Why closing the corporate tax loophole is more than a ‘fairness’ issue

by Alicia Manzano
February 15, 2012

Public opinion polls have long shown that average Americans are tired of big corporations getting away with paying little or no income tax on their mega profits. Now, from a surprising source, comes a new poll showing overwhelming distaste with the corporate exploitation of tax loopholes. The surprising source of this malcontent is the small business sector. It’s surprising because the little guys usually throw their lot in with the corporate guys, figuring what’s best for the big box is what’s best for them. Apparently, they’re starting to see things differently.

A whopping 90 percent of the small business owners surveyed nationally said that large corporations use loopholes to avoid paying taxes that the small businesses pay. They also view this as a problem, saying it harms their business.

When it comes to corporate tax loopholes, New Mexico has a doozy. What’s more, New Mexico is the only state in the western U.S. that allows multi-state corporations to have this particular advantage over its home-grown businesses. And that is shameful.

Multi-state corporations use the loophole to shelter their New Mexico profits in a state that does not collect corporate income tax (Delaware is the big favorite). Then when they file their New Mexico tax returns they can claim they simply didn’t make much here in the Land of Enchantment. Meanwhile, companies that do business only in New Mexico (hint: collectively, they are the largest employer in the state) are paying taxes on their profits.

Attempts have been made over the last several legislative sessions to close this unfair loophole—in fact Senator Peter Wirth (D-Santa Fe) has introduced such legislation (SB-9) again this year even though Governor Martinez has threatened to veto it. The Governor has said she doesn’t support closing this loophole because she doesn’t want to “pick winners and losers.” The existence of the loophole itself picks winners and losers and, sadly, the winners here are not New Mexico’s small businesses.

To be fair, Governor Richardson wasn’t supportive of closing this loophole either. Legislation to fix it has always met extreme resistance at the Roundhouse—namely in the form of corporate lobbyists who are looking out for their client’s best interests and throwing expensive parties for your lawmakers. While the executive and legislative branches have been failing us, though, the courts have been doing their job.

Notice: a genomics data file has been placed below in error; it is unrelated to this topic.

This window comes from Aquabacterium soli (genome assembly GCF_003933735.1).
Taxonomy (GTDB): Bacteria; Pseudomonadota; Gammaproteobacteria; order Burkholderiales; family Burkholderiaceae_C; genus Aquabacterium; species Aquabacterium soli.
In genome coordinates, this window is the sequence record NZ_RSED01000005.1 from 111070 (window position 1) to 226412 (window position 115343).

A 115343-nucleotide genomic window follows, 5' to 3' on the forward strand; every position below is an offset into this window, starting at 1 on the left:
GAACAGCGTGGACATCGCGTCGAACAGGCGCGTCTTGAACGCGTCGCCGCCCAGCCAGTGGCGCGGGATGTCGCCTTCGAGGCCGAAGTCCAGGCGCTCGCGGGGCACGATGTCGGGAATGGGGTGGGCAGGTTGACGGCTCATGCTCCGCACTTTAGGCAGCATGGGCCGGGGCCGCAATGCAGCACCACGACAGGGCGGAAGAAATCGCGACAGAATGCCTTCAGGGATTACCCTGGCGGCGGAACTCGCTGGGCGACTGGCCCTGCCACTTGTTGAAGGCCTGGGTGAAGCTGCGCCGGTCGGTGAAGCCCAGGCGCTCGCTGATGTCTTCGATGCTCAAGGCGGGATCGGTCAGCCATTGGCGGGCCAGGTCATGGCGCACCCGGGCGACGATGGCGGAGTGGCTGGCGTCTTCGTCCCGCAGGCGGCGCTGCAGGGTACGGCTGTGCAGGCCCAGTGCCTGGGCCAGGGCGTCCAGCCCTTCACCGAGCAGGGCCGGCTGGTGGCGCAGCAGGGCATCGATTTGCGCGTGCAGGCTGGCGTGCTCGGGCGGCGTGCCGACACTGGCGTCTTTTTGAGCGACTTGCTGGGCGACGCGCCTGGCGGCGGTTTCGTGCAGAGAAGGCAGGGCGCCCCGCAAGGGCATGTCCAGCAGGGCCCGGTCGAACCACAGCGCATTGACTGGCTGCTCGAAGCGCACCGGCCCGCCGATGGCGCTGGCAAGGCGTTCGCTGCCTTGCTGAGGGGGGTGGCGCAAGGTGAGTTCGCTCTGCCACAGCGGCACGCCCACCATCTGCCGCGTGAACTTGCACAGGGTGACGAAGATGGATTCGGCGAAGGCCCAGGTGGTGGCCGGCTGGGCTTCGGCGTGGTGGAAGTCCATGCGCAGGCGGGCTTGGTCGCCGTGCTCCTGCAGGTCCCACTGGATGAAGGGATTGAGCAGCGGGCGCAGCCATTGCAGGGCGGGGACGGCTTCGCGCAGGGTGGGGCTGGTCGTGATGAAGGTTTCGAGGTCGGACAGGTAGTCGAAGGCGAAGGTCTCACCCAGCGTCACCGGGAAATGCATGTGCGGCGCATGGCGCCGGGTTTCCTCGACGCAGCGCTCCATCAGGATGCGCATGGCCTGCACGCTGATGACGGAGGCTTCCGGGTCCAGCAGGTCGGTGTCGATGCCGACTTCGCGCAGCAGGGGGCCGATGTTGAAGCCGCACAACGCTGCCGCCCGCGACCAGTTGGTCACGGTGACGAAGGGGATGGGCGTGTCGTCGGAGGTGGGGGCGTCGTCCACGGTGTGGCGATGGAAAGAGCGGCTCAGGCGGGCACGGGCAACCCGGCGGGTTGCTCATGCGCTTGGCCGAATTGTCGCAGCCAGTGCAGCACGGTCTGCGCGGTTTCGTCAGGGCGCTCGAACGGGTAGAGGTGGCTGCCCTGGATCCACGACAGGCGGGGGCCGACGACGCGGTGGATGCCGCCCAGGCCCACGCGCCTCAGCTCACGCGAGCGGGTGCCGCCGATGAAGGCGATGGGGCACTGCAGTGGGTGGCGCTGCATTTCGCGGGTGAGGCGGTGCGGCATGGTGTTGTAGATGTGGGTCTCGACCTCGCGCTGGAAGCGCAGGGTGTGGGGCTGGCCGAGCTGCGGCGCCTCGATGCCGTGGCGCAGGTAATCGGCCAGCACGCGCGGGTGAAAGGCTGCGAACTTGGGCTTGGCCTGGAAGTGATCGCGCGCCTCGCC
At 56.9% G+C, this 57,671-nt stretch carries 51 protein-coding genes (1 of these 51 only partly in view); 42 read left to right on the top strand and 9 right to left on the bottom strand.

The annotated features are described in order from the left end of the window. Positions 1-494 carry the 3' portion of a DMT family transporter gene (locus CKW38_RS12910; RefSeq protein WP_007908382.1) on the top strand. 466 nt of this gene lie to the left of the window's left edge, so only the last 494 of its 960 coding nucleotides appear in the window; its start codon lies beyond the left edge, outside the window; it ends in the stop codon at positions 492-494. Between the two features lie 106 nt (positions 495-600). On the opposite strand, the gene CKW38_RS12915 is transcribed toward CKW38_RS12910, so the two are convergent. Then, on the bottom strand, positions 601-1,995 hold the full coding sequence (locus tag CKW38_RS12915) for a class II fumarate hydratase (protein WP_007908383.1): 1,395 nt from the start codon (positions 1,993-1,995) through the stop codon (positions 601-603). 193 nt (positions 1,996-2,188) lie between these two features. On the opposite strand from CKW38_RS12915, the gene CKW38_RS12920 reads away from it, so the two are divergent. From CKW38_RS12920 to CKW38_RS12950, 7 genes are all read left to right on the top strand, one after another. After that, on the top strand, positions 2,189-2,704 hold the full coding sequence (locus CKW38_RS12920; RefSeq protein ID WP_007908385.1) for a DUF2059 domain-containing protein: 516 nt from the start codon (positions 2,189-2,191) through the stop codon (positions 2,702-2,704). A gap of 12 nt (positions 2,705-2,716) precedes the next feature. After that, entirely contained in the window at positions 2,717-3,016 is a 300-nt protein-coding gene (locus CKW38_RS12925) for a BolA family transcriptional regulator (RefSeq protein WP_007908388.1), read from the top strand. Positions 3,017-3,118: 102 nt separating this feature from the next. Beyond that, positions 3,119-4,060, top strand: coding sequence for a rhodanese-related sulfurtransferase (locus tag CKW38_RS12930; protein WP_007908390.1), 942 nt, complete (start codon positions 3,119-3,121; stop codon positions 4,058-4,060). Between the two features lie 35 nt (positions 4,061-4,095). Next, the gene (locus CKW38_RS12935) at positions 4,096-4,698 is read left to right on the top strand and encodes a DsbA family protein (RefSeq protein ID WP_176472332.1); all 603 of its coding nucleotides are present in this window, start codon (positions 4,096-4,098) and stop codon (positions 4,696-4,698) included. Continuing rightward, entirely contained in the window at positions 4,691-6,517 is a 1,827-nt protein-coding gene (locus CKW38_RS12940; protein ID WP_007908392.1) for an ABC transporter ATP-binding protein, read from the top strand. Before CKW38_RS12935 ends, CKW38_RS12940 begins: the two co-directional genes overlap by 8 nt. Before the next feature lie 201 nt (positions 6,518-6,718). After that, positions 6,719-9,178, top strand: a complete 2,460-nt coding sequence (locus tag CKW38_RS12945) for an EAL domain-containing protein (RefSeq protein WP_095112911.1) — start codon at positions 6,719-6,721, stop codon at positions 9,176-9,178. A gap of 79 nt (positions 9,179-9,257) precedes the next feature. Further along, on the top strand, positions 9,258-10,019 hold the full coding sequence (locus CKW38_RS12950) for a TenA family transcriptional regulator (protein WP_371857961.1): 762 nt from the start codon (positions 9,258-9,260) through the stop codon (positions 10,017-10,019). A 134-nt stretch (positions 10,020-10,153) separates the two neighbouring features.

New Mexico’s Taxation and Revenue Department has taken a number of these corporate loophole-exploiters to court—most famously Wal-Mart—and won judgments against them. And the giants have paid up. So what’s the problem, you ask? The problem is, this is an expensive, inefficient, and time-consuming way to collect the income taxes that are rightly due to the state in the first place. And the folks at the TRD and in the courts certainly have better things to do than clean up a mess the Legislature and Governor refuse to touch.

Don’t laugh this off as some moral “fairness” issue—although it is. It’s also a very practical issue. All businesses need certain infrastructure and services in order to operate. They need roadways, an educated workforce, police and fire protection, and a court system to enforce their contracts. Since they all need this infrastructure, they should all pay for it. New Mexico’s small businesses are already at a disadvantage when it comes to competing with big corporations. They lack the buying power to get the best prices on everything from raw materials to health insurance. This loophole puts them at a further disadvantage. While they’re chipping in to keep the roads paved and the first responders at the ready, the big guys are getting a free ride. If that’s not an example of “winners and losers” then what is?

Alicia Manzano is NM Voices’ Outreach Director